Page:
Scope and Content Information

Correspondence, chiefly 1890-1908, of Flora (Adams) Darling, concerning her founding of the Daughters of the American Revolution, the General Society of Daughters of the Revolution, and the National Society, United States Daughters of 1812. Prominent correspondents include Edward William Bok, Jessie Benton Fremont, William Archer Rutherfoord Goodwin, George Frisbie, John Tyler Morgan, William Mahone, Alexander Hamilton Stephens, and Lyon Gardiner Tyler.

Also included is, family correspondence, letters from Spanish Ambassador E. Dupuy deLome, Mrs. Darling's writings, correspondence about her gifts to Bruton Parish Church and the College of William and Mary, newspaper clippings, and miscellany.

Arrangement

Organization

This collection is organized into 7 series. Series 1 contains letters and information pertaining to the Daughters of the American Revolution; series 2 contains letters and information pertaining to the Daughters of the Revolution; series 3 contains letters and information pertaining to the Daughters of 1812; series 4 contains Official correspondence, bills, and reports; series 5 contains personal letters, series 6 contains miscellaneous items and series 7 contains an addition to the collection, 1993.59.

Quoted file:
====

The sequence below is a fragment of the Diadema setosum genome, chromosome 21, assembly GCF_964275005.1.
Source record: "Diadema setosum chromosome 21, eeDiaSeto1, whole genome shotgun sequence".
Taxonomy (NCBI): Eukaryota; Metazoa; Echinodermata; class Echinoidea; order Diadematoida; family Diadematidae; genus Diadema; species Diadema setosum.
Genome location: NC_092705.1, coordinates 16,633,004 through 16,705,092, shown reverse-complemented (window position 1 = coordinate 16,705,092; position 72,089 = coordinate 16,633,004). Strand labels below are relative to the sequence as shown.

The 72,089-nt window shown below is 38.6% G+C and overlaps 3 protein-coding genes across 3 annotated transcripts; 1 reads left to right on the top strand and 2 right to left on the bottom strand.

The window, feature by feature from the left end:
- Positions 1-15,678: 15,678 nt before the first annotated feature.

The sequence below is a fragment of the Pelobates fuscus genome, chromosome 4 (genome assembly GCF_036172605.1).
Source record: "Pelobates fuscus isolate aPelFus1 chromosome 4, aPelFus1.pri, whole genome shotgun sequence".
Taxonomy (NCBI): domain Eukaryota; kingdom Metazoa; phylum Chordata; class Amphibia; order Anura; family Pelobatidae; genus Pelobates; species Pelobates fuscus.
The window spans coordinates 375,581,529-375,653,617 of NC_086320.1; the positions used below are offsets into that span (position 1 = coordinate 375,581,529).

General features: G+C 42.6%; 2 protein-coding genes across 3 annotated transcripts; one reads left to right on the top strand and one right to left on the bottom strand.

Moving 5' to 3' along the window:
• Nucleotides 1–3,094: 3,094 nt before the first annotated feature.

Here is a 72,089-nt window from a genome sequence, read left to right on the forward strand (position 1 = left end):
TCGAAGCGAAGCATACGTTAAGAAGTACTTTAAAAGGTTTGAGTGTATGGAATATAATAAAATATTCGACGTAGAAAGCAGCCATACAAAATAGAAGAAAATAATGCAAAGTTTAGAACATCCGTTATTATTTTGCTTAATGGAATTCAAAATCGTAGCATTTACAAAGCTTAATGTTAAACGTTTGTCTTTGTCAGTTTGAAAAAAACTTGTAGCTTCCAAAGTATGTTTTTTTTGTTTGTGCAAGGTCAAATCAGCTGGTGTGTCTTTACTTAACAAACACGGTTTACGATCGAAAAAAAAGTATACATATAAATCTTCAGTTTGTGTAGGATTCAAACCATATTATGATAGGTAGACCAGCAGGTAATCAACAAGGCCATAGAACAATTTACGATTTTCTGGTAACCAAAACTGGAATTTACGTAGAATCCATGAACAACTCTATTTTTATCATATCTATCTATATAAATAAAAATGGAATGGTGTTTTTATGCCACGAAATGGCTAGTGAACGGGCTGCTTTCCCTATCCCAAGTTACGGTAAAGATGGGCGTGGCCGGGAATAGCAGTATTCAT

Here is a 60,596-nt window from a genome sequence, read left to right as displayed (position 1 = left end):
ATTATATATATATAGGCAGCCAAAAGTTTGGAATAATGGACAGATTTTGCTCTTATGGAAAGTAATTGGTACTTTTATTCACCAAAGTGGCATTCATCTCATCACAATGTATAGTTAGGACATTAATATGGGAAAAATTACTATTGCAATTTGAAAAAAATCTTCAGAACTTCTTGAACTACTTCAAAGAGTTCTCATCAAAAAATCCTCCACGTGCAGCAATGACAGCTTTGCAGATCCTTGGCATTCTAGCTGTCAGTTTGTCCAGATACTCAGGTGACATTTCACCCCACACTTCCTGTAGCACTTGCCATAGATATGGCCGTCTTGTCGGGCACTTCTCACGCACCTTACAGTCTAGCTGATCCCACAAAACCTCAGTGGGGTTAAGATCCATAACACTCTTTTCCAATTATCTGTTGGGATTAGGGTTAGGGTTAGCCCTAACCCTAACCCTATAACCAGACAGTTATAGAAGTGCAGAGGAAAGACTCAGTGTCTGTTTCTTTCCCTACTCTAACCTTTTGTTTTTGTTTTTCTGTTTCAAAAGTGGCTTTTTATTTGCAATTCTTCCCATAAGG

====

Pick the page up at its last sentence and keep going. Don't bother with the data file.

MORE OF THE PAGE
Arrangement

This collection is arranged into series by subject.

Related Material

See also letters to Lyon G. Tyler, 1905-1909, concerning the College of William and Mary, historical matters, gifts to the College Library, fundraising writings, portraits of Flora Adams Darling and Jefferson Davis in the President's Office Files, c. 1888-1935, under "Fundraising- Flora Adams Darling." Archives Acc. 1984.19. (27 items)


Index Terms

    Persons: